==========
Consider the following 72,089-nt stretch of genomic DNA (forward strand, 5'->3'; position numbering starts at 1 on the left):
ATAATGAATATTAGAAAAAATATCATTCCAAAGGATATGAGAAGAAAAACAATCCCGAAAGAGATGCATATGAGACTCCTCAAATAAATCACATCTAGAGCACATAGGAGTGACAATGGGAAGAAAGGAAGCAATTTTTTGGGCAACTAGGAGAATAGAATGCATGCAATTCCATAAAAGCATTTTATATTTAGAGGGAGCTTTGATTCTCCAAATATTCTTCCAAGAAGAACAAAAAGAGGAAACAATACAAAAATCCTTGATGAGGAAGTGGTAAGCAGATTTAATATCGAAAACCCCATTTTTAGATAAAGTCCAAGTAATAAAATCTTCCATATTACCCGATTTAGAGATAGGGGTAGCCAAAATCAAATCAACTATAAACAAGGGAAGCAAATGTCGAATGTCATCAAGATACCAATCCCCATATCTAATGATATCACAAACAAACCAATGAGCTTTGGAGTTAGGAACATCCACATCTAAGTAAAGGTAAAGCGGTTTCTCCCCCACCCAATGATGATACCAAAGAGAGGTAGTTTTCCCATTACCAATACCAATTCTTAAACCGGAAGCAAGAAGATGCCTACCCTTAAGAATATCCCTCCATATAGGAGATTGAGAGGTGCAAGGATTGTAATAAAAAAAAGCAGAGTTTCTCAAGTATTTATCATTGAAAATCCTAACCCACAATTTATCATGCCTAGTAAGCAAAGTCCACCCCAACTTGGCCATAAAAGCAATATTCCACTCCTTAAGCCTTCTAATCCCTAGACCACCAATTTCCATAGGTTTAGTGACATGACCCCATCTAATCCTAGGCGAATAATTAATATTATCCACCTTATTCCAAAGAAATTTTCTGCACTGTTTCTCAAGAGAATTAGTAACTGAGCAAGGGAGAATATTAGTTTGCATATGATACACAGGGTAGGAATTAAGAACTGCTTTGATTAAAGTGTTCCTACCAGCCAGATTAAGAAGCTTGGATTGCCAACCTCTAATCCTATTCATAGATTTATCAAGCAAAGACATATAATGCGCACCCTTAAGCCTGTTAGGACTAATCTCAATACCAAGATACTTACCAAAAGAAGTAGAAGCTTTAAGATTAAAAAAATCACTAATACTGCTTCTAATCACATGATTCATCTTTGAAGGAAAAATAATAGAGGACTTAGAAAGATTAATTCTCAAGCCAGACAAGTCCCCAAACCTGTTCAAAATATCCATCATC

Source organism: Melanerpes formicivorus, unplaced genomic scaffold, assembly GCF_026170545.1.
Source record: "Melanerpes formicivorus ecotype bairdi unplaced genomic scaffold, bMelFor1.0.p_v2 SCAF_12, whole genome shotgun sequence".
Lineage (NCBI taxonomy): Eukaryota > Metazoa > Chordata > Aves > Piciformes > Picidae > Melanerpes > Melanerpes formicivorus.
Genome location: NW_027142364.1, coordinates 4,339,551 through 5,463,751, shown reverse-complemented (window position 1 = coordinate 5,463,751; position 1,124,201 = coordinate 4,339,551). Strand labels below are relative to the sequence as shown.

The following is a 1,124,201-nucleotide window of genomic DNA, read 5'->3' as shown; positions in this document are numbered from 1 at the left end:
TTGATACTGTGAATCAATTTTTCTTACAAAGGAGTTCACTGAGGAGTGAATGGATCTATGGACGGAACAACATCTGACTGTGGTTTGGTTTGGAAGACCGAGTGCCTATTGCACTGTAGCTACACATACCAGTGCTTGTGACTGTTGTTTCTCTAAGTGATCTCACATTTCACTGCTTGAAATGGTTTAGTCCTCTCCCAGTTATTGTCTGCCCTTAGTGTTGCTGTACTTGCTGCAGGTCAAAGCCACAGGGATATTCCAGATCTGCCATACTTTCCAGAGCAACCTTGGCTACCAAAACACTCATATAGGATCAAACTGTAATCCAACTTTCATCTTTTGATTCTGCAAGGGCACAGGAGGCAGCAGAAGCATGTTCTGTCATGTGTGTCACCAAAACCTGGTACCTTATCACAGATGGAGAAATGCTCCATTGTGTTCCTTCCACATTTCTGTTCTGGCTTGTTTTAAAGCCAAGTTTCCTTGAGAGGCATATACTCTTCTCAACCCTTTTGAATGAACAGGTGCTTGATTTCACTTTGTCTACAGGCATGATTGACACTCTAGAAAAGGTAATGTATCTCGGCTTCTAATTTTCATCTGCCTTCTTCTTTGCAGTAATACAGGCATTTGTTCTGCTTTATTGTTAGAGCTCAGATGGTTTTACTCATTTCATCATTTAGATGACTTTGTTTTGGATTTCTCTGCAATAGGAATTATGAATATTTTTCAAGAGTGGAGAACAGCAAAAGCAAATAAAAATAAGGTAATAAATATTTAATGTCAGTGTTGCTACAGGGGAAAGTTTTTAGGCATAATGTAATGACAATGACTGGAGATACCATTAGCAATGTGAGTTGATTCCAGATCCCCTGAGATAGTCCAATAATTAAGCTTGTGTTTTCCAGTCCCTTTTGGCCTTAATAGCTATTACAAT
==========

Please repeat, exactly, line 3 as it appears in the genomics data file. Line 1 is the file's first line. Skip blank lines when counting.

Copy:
Source organism: Melanerpes formicivorus, unplaced genomic scaffold, assembly GCF_026170545.1.